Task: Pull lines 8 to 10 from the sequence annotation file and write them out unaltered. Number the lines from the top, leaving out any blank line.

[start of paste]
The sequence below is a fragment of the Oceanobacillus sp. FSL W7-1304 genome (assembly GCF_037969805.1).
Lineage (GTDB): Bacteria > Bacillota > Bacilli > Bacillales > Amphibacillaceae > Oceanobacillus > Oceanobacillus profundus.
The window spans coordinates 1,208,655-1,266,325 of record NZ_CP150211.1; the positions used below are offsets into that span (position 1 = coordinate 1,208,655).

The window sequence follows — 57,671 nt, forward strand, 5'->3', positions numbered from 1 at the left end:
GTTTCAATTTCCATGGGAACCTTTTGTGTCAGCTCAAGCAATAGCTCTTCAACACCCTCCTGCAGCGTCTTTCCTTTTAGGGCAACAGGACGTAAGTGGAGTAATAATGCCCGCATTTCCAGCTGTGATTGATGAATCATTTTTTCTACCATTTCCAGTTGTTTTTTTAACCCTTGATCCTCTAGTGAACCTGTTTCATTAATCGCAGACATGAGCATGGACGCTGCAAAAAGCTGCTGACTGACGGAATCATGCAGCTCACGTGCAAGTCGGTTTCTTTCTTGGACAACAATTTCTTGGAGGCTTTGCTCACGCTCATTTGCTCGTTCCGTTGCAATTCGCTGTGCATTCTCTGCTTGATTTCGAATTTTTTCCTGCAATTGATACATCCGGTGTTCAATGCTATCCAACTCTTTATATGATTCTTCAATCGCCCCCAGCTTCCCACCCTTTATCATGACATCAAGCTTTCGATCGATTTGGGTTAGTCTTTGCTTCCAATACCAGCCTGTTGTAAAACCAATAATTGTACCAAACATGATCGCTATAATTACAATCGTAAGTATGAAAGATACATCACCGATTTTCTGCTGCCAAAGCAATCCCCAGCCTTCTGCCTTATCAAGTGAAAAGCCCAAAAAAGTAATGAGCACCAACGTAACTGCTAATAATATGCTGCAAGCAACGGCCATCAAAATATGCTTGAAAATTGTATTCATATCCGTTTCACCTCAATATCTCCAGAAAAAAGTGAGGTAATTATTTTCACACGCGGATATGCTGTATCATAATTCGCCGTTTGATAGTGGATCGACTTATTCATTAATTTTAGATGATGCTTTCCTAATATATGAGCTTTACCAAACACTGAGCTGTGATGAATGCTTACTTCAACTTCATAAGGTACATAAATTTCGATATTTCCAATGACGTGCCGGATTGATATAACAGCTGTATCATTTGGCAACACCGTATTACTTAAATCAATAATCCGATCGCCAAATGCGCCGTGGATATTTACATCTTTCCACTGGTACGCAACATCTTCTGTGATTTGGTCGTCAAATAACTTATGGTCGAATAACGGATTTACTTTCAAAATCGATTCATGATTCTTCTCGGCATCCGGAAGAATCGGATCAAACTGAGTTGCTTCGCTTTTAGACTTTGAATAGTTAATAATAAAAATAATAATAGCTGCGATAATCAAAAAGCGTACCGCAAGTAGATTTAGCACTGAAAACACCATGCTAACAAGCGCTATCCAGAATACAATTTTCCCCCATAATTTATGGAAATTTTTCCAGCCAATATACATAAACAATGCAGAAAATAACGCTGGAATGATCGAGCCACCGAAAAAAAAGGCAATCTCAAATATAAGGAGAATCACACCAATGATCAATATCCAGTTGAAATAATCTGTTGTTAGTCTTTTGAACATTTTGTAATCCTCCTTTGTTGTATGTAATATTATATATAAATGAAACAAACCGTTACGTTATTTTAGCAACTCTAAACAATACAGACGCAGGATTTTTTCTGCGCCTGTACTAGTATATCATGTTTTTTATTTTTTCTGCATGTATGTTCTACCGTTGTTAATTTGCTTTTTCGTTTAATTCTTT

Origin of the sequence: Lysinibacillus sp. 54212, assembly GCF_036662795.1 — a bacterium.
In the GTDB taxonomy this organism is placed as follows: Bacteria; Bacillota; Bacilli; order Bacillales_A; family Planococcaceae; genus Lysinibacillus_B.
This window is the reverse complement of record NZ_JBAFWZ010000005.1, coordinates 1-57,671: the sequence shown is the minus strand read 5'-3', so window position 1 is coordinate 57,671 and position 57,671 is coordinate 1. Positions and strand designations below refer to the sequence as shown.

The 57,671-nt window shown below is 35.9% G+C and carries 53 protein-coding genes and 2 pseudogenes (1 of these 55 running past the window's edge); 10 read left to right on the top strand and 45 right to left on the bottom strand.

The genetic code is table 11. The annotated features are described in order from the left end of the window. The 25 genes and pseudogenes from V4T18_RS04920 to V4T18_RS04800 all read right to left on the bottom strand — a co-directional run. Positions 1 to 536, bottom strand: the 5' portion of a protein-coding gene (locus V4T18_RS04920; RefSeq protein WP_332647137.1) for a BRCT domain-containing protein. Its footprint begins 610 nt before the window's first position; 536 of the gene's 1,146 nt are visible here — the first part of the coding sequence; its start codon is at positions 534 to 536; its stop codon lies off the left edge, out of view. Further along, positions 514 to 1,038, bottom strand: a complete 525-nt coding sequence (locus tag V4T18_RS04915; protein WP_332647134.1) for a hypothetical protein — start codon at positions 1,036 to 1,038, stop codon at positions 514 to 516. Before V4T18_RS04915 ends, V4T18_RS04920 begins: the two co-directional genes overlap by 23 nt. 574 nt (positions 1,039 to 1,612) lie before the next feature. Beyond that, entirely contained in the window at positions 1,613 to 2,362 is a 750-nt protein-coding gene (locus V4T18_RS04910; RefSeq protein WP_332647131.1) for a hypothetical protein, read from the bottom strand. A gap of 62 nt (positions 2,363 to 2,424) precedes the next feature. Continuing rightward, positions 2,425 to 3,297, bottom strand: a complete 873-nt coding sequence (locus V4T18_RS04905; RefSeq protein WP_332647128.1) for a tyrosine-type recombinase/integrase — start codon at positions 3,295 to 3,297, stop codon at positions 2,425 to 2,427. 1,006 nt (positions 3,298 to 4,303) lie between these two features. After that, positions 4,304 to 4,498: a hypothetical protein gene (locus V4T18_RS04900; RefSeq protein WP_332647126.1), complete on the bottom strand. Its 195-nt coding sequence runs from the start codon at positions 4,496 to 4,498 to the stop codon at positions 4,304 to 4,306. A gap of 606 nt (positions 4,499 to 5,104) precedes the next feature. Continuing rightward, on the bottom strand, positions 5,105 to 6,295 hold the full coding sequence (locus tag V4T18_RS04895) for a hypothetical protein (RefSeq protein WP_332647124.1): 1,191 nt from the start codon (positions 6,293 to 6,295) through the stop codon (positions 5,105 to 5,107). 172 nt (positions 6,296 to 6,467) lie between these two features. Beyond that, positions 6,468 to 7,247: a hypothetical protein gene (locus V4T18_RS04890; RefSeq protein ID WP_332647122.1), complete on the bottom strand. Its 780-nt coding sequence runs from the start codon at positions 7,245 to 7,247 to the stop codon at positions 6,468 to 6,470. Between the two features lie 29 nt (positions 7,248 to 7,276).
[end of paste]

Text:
This window is the reverse complement of record NZ_JBAFWZ010000005.1, coordinates 1-57,671: the sequence shown is the minus strand read 5'-3', so window position 1 is coordinate 57,671 and position 57,671 is coordinate 1. Positions and strand designations below refer to the sequence as shown.

The 57,671-nt window shown below is 35.9% G+C and carries 53 protein-coding genes and 2 pseudogenes (1 of these 55 running past the window's edge); 10 read left to right on the top strand and 45 right to left on the bottom strand.

The genetic code is table 11. The annotated features are described in order from the left end of the window. The 25 genes and pseudogenes from V4T18_RS04920 to V4T18_RS04800 all read right to left on the bottom strand — a co-directional run. Positions 1 to 536, bottom strand: the 5' portion of a protein-coding gene (locus V4T18_RS04920; RefSeq protein WP_332647137.1) for a BRCT domain-containing protein. Its footprint begins 610 nt before the window's first position; 536 of the gene's 1,146 nt are visible here — the first part of the coding sequence; its start codon is at positions 534 to 536; its stop codon lies off the left edge, out of view. Further along, positions 514 to 1,038, bottom strand: a complete 525-nt coding sequence (locus tag V4T18_RS04915; protein WP_332647134.1) for a hypothetical protein — start codon at positions 1,036 to 1,038, stop codon at positions 514 to 516. Before V4T18_RS04915 ends, V4T18_RS04920 begins: the two co-directional genes overlap by 23 nt. 574 nt (positions 1,039 to 1,612) lie before the next feature. Beyond that, entirely contained in the window at positions 1,613 to 2,362 is a 750-nt protein-coding gene (locus V4T18_RS04910; RefSeq protein WP_332647131.1) for a hypothetical protein, read from the bottom strand. A gap of 62 nt (positions 2,363 to 2,424) precedes the next feature. Continuing rightward, positions 2,425 to 3,297, bottom strand: a complete 873-nt coding sequence (locus V4T18_RS04905; RefSeq protein WP_332647128.1) for a tyrosine-type recombinase/integrase — start codon at positions 3,295 to 3,297, stop codon at positions 2,425 to 2,427. 1,006 nt (positions 3,298 to 4,303) lie between these two features. After that, positions 4,304 to 4,498: a hypothetical protein gene (locus V4T18_RS04900; RefSeq protein WP_332647126.1), complete on the bottom strand. Its 195-nt coding sequence runs from the start codon at positions 4,496 to 4,498 to the stop codon at positions 4,304 to 4,306. A gap of 606 nt (positions 4,499 to 5,104) precedes the next feature. Continuing rightward, on the bottom strand, positions 5,105 to 6,295 hold the full coding sequence (locus tag V4T18_RS04895) for a hypothetical protein (RefSeq protein WP_332647124.1): 1,191 nt from the start codon (positions 6,293 to 6,295) through the stop codon (positions 5,105 to 5,107). 172 nt (positions 6,296 to 6,467) lie between these two features. Beyond that, positions 6,468 to 7,247: a hypothetical protein gene (locus V4T18_RS04890; RefSeq protein ID WP_332647122.1), complete on the bottom strand. Its 780-nt coding sequence runs from the start codon at positions 7,245 to 7,247 to the stop codon at positions 6,468 to 6,470. Between the two features lie 29 nt (positions 7,248 to 7,276).